On September 20, 2016, Nu Skin Enterprises, Inc., a Utah-based skincare products manufacturer, agreed to pay $765,688 to settle SEC charges that the company violated the Foreign Corrupt Practices Act (“FCPA”). In short, the FCPA prohibits U.S. companies from bribing foreign officials to secure an improper business advantage. As I have written about in prior articles, the DOJ and SEC have been expanding the definition of what constitutes a bribe, or, in the parlance of the statute, “something of value” offered or paid to the foreign official.
What is interesting about the Nu Skin settlement is that it is only the second time in the nearly 40-year history of the FCPA that a company has been charged based on a charitable donation. According to the SEC Order, Nu Skin’s subsidiary in China transferred over $150,000 to a charity affiliated with a high-ranking Chinese Communist Party (“CCP”) official to favorably impact an ongoing investigation into the subsidiary.
In 2013, Nu Skin China had held an unauthorized promotional meeting without the requisite direct selling license and as a result the Administration of Industry and Commerce (“AIC”) launched an investigation into Nu Skin China’s activities. Internal documents show that Nu Skin China’s employees hurriedly arranged for the charitable donation and a public ceremony at which the CCP official gave a speech praising Nu Skin China. Shortly thereafter, Nu Skin China received notice that the AIC had decided to close its investigation without charging or fining the company.
As a U.S.-based company, Nu Skin is liable for any FCPA violations committed by its overseas subsidiaries. The SEC did not charge Nu Skin under the anti-corruption provisions, but rather under Section 13(b)(2) of the Exchange Act, which requires that issuers maintain proper internal controls and accounting procedures (the so-called “Books and Records Provision” of the FCPA). The SEC Order does not allege that Nu Skin directed or even knew about the bribe by its Chinese subsidiary. Rather, Nu Skin violated the FCPA when it included in its books and records the subsidiary’s inaccurate expenditure authorization form describing the expense as a charitable donation. (Of course, had the expense authorization form contained a $150,000 line-item for “pretextual charitable donation to induce a Chinese official to halt a government investigation,” it is safe to say that Nu Skin would have had problems beyond inaccurate bookkeeping.)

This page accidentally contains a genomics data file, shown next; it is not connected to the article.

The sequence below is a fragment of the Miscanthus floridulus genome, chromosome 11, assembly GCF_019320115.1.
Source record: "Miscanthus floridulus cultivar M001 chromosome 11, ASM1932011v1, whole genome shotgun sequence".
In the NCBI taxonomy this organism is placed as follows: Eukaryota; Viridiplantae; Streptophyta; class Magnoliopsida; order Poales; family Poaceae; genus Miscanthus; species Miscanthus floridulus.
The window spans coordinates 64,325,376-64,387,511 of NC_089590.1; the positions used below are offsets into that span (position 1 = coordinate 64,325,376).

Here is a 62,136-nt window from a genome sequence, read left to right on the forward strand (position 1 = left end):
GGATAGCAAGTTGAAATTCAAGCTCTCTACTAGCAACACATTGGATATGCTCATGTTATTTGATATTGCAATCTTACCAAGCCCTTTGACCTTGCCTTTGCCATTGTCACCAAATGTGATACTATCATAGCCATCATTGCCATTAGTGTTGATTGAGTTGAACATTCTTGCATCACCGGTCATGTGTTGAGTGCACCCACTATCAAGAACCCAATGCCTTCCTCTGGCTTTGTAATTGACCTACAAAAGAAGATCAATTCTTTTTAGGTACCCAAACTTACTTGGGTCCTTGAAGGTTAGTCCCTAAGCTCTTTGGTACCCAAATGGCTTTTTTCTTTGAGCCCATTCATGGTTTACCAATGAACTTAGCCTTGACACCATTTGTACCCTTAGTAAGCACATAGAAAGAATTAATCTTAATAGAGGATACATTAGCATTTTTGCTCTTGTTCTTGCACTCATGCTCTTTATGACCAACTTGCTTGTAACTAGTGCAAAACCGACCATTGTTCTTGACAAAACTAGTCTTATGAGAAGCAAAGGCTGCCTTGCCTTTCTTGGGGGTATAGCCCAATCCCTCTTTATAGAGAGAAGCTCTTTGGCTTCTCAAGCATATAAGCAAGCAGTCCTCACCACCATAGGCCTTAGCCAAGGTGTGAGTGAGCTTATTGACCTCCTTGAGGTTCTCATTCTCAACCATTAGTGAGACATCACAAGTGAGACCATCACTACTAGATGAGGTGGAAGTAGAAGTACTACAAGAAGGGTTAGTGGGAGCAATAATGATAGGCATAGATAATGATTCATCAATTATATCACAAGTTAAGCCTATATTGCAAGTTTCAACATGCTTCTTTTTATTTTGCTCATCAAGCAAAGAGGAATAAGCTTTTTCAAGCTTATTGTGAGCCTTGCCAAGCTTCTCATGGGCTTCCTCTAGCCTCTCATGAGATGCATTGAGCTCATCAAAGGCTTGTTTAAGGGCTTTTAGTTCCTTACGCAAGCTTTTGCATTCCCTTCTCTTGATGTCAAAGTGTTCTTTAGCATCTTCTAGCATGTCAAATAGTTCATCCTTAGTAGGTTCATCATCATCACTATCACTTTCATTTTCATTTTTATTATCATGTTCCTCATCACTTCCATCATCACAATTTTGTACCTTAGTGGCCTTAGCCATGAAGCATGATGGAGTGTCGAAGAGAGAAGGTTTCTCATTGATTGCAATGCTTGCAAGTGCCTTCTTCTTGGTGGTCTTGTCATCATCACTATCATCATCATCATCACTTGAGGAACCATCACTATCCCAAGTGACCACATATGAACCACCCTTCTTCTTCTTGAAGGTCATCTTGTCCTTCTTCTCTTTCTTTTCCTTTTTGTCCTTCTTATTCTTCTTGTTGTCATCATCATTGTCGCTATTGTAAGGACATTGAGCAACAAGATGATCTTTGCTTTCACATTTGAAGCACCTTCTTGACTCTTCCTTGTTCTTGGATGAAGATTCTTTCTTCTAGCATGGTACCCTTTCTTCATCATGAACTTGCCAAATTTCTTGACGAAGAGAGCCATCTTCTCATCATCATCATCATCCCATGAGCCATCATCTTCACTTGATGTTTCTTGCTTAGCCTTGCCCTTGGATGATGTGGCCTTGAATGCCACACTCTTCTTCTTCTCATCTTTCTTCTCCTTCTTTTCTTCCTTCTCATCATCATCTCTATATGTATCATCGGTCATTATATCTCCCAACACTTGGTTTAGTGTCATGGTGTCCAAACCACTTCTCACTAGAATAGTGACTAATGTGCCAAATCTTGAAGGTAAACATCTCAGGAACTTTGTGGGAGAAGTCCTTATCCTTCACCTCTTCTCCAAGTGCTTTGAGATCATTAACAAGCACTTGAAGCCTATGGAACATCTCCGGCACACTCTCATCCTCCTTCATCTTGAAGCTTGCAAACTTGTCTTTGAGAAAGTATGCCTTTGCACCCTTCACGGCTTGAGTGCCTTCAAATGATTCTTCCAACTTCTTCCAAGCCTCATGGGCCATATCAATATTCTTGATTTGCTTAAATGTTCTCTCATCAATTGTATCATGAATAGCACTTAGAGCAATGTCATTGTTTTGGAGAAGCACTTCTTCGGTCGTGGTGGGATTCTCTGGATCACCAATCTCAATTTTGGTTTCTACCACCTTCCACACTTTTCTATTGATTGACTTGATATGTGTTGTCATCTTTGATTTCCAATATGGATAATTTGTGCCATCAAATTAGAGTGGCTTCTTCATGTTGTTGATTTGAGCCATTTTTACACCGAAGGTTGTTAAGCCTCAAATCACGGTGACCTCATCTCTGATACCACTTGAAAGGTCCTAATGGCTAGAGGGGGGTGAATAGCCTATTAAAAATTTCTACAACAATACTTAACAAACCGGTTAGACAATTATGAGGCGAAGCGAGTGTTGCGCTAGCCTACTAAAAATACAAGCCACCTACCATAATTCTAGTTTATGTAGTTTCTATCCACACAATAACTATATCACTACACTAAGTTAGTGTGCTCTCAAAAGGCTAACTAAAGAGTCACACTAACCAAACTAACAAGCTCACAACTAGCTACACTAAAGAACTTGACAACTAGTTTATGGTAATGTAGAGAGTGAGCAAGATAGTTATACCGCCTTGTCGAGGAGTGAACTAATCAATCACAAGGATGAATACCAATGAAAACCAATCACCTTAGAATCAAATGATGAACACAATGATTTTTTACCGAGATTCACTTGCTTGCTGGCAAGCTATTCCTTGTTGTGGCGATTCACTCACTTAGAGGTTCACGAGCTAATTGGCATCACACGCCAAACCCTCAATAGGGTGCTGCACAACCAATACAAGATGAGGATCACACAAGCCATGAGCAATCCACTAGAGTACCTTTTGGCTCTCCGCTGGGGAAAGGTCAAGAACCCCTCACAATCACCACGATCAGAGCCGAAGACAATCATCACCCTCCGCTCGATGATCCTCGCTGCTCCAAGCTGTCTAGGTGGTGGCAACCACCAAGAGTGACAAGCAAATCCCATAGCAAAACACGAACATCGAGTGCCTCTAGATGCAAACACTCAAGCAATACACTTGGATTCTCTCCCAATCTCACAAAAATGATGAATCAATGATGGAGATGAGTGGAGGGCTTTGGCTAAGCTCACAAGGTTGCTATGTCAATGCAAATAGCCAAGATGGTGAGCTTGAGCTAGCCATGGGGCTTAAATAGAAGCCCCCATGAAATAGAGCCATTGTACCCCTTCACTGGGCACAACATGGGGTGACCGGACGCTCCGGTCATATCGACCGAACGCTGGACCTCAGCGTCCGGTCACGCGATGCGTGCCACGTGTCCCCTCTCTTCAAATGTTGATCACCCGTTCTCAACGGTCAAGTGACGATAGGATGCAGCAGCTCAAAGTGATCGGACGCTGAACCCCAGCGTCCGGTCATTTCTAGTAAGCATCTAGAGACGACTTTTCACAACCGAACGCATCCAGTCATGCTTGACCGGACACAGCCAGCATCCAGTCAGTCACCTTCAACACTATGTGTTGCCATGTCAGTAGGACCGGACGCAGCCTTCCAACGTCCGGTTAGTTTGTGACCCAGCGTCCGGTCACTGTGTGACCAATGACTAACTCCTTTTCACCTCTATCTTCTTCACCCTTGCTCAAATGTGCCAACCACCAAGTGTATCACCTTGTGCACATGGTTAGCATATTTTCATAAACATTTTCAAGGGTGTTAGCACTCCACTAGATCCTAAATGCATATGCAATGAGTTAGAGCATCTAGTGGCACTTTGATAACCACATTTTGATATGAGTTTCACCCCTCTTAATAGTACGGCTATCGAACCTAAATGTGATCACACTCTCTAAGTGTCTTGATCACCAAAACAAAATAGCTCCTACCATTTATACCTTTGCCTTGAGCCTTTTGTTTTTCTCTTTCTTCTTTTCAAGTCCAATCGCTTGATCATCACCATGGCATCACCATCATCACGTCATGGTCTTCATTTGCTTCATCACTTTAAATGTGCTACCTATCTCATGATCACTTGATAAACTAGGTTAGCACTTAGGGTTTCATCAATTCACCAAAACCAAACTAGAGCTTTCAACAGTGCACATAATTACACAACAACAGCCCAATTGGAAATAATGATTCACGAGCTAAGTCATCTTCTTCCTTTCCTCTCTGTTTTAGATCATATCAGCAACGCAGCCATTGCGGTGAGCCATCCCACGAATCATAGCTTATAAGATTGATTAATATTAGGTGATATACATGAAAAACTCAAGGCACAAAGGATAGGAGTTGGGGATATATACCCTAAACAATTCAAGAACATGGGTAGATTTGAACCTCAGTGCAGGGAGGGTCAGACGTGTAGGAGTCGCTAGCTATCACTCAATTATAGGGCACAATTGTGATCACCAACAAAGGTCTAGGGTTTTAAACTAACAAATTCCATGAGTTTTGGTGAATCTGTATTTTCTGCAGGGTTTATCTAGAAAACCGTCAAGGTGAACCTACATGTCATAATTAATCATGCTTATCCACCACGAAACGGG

Nu Skin also appeared blind to at least one bright red flag. When the Chinese subsidiary notified its parent company that it planned to make the charitable donation, the parent advised Nu Skin China to consult with outside U.S. legal counsel based in China. The lawyers recommended that the subsidiary include anti-corruption language in the donation agreement, but the language was removed from the final version before signing. Whenever a subsidiary or counter-party affirmatively removes anti-corruption language from a contract, a company should recognize that something is wrong.
The key take-away is that not all bribes come in the form of a sack full of cash with a dollar sign on the bag. Companies operating overseas must use a wide-angle lens to determine whether their subsidiaries or third-party intermediaries are providing something of value to foreign officials beyond a prototypical bribe. There is a lot of gray area in the application of the FCPA. At corporate FCPA training sessions I am most often asked about what types of travel and entertainment expenses might constitute “something of value” under the statute, but bribes can come in many different forms.
The facts of Nu Skin are admittedly rare. In 2004, Schering-Plough paid $500,000 to the SEC to settle similar allegations involving improper payments to a Polish charity called the Chudow Castle Foundation, which at the time was directed by a Polish government health official who influenced the purchase of the company’s pharmaceuticals.
One wonders whether the Nu Skin settlement is the second aberrant spike or whether the SEC and DOJ are looking to bring more cases involving donations to charitable organizations affiliated with foreign officials. What’s clear, however, is that a company needn’t line a foreign official’s pockets to be charged under the FCPA.